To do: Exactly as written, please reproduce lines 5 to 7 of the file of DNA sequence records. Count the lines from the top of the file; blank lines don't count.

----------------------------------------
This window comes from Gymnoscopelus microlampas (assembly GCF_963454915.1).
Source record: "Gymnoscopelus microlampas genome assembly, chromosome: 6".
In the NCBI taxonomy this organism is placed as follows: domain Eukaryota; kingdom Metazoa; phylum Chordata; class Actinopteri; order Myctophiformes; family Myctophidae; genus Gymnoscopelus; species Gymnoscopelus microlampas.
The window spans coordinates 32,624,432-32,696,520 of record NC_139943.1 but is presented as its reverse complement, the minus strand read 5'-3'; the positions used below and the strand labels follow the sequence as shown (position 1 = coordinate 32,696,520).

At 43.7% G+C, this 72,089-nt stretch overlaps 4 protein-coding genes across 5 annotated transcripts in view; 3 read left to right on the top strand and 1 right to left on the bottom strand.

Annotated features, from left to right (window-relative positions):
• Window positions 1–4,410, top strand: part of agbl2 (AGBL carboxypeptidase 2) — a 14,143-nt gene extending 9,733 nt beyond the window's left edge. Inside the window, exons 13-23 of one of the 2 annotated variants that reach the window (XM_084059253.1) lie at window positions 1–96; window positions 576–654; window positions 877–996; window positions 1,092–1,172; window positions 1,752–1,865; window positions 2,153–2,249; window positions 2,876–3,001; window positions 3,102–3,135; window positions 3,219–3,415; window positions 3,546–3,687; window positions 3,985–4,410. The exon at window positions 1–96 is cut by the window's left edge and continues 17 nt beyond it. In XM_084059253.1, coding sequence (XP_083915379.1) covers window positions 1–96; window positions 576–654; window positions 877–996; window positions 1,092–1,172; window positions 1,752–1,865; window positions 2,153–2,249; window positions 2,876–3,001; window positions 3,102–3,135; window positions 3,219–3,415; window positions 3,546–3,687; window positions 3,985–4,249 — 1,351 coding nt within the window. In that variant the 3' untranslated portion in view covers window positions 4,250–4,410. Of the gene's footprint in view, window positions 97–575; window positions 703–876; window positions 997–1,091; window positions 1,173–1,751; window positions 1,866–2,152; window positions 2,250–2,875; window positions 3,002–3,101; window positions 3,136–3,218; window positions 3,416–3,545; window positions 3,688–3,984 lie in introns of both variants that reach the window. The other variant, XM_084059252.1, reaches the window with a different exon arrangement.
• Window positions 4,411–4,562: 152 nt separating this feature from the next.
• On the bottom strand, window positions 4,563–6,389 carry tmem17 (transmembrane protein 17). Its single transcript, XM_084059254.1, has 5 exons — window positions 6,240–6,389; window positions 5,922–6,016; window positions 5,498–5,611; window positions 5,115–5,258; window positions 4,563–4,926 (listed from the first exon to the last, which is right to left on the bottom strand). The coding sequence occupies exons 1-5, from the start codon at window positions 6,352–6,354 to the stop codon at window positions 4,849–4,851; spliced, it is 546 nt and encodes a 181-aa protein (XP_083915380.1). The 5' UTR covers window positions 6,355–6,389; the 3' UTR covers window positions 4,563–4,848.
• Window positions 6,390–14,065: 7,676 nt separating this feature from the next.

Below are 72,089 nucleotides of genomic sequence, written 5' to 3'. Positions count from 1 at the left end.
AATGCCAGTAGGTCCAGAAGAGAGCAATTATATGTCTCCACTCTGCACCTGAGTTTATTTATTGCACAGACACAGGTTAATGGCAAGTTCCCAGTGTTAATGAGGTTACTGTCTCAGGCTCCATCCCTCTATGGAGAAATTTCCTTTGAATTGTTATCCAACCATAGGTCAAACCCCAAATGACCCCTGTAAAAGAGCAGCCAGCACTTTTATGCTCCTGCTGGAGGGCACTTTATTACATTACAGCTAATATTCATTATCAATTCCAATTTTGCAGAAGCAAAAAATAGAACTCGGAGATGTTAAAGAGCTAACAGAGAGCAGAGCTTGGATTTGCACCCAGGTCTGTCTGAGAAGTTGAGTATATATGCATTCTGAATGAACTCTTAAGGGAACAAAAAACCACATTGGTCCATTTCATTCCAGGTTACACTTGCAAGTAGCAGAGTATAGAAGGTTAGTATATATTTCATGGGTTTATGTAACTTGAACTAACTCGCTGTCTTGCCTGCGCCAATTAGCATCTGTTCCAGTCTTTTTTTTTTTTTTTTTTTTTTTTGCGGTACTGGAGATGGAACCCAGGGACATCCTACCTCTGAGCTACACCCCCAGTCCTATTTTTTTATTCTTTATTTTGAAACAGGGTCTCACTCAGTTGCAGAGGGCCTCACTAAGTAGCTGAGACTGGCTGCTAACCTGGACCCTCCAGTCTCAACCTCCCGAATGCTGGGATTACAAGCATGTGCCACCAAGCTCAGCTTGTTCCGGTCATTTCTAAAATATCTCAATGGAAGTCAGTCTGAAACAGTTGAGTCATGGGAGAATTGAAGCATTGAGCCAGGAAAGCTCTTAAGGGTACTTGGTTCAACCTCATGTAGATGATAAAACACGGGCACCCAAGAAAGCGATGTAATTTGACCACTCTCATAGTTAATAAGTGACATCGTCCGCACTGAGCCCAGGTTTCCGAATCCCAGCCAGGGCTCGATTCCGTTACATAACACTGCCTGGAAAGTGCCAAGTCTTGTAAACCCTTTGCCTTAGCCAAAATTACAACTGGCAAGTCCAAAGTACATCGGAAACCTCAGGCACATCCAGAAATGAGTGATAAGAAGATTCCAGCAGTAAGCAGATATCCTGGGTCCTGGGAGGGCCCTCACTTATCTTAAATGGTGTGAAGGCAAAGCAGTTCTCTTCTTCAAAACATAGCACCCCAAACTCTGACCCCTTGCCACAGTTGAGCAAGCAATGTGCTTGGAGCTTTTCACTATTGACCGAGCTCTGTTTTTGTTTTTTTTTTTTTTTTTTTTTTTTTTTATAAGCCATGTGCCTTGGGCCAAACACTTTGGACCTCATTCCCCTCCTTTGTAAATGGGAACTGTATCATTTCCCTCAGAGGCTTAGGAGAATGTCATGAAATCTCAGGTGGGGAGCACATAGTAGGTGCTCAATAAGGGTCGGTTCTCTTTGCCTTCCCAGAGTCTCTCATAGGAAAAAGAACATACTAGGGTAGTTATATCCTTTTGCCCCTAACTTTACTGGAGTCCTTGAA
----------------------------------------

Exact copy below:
At 43.7% G+C, this 72,089-nt stretch overlaps 4 protein-coding genes across 5 annotated transcripts in view; 3 read left to right on the top strand and 1 right to left on the bottom strand.

Annotated features, from left to right (window-relative positions):
• Window positions 1–4,410, top strand: part of agbl2 (AGBL carboxypeptidase 2) — a 14,143-nt gene extending 9,733 nt beyond the window's left edge. Inside the window, exons 13-23 of one of the 2 annotated variants that reach the window (XM_084059253.1) lie at window positions 1–96; window positions 576–654; window positions 877–996; window positions 1,092–1,172; window positions 1,752–1,865; window positions 2,153–2,249; window positions 2,876–3,001; window positions 3,102–3,135; window positions 3,219–3,415; window positions 3,546–3,687; window positions 3,985–4,410. The exon at window positions 1–96 is cut by the window's left edge and continues 17 nt beyond it. In XM_084059253.1, coding sequence (XP_083915379.1) covers window positions 1–96; window positions 576–654; window positions 877–996; window positions 1,092–1,172; window positions 1,752–1,865; window positions 2,153–2,249; window positions 2,876–3,001; window positions 3,102–3,135; window positions 3,219–3,415; window positions 3,546–3,687; window positions 3,985–4,249 — 1,351 coding nt within the window. In that variant the 3' untranslated portion in view covers window positions 4,250–4,410. Of the gene's footprint in view, window positions 97–575; window positions 703–876; window positions 997–1,091; window positions 1,173–1,751; window positions 1,866–2,152; window positions 2,250–2,875; window positions 3,002–3,101; window positions 3,136–3,218; window positions 3,416–3,545; window positions 3,688–3,984 lie in introns of both variants that reach the window. The other variant, XM_084059252.1, reaches the window with a different exon arrangement.